Common Names include: Old Man Cactus, Bunny Cactus, Old Man of Mexico, White Persian Cat Cactus
Cephalophorus senilis is a columnar and erect cactus 6 to 10 or even 15 meters high, simple or branching only basally. The flowering areoles develop an abundance of wool which confluently forms a dense mass called a pseudocephalium at the top or on one side near the top. The flowers are nocturnal red, yellow, or white, though the plant may not flower until 10–20 years old. The fruit usually is obovoid. The most striking feature is the shaggy coat of long, white silky hairs suggestive of unkempt hair on an old man and hence the name old man cactus, and similar names. The coat is a particularly striking silvery-white on the young cactus; as the plant ages, the stem begins to lose its covering. The hairs are modified spines and they make many a plant appear almost snow-white; they serve to protect the plant from frost and sun. However, the hairs are only the radial spines of the cactus; they conceal formidable sharp yellow central spines that belie the inoffensive appearance of the hairy covering.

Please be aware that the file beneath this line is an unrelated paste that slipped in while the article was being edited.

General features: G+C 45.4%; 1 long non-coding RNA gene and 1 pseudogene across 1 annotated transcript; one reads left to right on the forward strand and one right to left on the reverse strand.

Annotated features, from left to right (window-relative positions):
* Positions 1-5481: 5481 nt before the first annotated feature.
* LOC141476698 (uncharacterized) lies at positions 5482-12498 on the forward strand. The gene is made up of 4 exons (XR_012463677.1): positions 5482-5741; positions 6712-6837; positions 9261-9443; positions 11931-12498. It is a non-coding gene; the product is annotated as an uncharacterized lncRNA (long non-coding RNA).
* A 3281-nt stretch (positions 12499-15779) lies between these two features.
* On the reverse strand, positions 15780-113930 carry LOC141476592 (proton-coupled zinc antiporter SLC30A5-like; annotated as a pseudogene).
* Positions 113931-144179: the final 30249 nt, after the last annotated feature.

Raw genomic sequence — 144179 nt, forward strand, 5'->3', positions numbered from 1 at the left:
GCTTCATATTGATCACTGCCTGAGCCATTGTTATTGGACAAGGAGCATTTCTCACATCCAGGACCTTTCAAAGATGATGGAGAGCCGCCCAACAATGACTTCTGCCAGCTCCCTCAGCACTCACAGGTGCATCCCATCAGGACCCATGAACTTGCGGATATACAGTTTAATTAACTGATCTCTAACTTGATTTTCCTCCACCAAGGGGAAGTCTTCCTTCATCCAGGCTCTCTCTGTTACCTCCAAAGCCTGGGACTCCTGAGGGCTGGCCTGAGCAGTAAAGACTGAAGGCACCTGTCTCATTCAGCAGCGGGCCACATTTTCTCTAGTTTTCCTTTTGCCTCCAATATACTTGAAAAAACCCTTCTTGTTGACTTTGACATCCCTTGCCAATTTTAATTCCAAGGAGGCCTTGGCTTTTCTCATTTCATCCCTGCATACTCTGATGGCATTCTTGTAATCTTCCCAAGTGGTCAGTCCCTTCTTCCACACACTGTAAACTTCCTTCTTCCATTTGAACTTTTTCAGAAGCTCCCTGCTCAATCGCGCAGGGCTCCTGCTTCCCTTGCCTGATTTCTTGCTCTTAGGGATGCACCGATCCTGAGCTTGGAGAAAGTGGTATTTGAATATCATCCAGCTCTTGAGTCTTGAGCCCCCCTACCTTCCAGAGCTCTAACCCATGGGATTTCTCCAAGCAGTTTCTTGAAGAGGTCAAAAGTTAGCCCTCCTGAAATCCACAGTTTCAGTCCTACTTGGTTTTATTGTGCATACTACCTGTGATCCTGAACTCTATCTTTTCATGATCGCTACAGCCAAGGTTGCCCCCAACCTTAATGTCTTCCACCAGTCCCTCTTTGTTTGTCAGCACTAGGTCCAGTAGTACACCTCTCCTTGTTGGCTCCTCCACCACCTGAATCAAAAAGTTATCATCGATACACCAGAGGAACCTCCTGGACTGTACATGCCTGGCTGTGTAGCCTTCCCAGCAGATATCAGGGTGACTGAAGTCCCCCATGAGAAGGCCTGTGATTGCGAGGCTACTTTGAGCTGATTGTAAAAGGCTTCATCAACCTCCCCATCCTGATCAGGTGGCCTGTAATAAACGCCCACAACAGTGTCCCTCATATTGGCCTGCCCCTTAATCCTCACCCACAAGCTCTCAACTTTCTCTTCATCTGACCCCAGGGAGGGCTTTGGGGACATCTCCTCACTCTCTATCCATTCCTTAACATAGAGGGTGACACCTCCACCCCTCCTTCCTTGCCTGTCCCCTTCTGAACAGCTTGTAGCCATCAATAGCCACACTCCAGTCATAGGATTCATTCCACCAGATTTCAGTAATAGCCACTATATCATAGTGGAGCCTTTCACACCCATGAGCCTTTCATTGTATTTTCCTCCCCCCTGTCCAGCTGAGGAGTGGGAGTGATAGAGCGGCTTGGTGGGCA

Uses: Enjoy all year round as a houseplant or outdoors in USDA hardiness zone 11 for xeriscaping. Lifespan: Up to 200 years in the wild. Height: Up to 50 feet. Difficulty: Easy to grow with ample light and heat and tend to neglect to water. Water: During the growing season, allow the soil to dry thoroughly and then drench the plant and soil. Water very little or not at all during the winter. Soil: Use very porous, well-draining cactus potting soil rich in nutrients and minerals. Fertilizer: The potting medium should provide enough nourishment for your cactus. However, you can provide a very weak solution of fertilizer one or two times during the summer months. Growth Rate: This is a very slow-growing cactus. Kept as a potted plant, it will only put on about half an inch annually. It is unlikely to grow taller than two feet high.